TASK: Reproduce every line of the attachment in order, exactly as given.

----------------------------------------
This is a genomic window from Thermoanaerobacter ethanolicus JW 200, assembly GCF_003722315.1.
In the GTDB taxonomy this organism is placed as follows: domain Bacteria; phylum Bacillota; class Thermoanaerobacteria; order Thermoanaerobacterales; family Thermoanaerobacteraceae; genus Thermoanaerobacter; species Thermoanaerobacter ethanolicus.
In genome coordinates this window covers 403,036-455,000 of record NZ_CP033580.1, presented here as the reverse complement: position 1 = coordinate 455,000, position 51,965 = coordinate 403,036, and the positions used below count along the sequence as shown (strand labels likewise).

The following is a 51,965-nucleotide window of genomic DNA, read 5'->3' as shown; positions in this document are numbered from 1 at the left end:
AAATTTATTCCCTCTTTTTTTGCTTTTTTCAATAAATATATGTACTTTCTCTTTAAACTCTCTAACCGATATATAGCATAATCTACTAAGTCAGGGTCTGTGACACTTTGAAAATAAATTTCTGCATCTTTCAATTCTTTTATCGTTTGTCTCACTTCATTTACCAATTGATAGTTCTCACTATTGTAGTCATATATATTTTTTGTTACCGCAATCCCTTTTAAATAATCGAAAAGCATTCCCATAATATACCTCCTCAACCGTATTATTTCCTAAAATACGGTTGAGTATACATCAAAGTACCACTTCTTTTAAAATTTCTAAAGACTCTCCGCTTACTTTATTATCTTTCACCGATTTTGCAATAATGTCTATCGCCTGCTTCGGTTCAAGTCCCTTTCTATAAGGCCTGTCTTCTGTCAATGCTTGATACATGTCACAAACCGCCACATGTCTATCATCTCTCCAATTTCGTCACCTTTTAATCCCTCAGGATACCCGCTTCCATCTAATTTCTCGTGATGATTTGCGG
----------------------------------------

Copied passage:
This is a genomic window from Thermoanaerobacter ethanolicus JW 200, assembly GCF_003722315.1.
In the GTDB taxonomy this organism is placed as follows: domain Bacteria; phylum Bacillota; class Thermoanaerobacteria; order Thermoanaerobacterales; family Thermoanaerobacteraceae; genus Thermoanaerobacter; species Thermoanaerobacter ethanolicus.
In genome coordinates this window covers 403,036-455,000 of record NZ_CP033580.1, presented here as the reverse complement: position 1 = coordinate 455,000, position 51,965 = coordinate 403,036, and the positions used below count along the sequence as shown (strand labels likewise).

The following is a 51,965-nucleotide window of genomic DNA, read 5'->3' as shown; positions in this document are numbered from 1 at the left end:
AAATTTATTCCCTCTTTTTTTGCTTTTTTCAATAAATATATGTACTTTCTCTTTAAACTCTCTAACCGATATATAGCATAATCTACTAAGTCAGGGTCTGTGACACTTTGAAAATAAATTTCTGCATCTTTCAATTCTTTTATCGTTTGTCTCACTTCATTTACCAATTGATAGTTCTCACTATTGTAGTCATATATATTTTTTGTTACCGCAATCCCTTTTAAATAATCGAAAAGCATTCCCATAATATACCTCCTCAACCGTATTATTTCCTAAAATACGGTTGAGTATACATCAAAGTACCACTTCTTTTAAAATTTCTAAAGACTCTCCGCTTACTTTATTATCTTTCACCGATTTTGCAATAATGTCTATCGCCTGCTTCGGTTCAAGTCCCTTTCTATAAGGCCTGTCTTCTGTCAATGCTTGATACATGTCACAAACCGCCACATGTCTATCATCTCTCCAATTTCGTCACCTTTTAATCCCTCAGGATACCCGCTTCCATCTAATTTCTCGTGATGATTTGCGG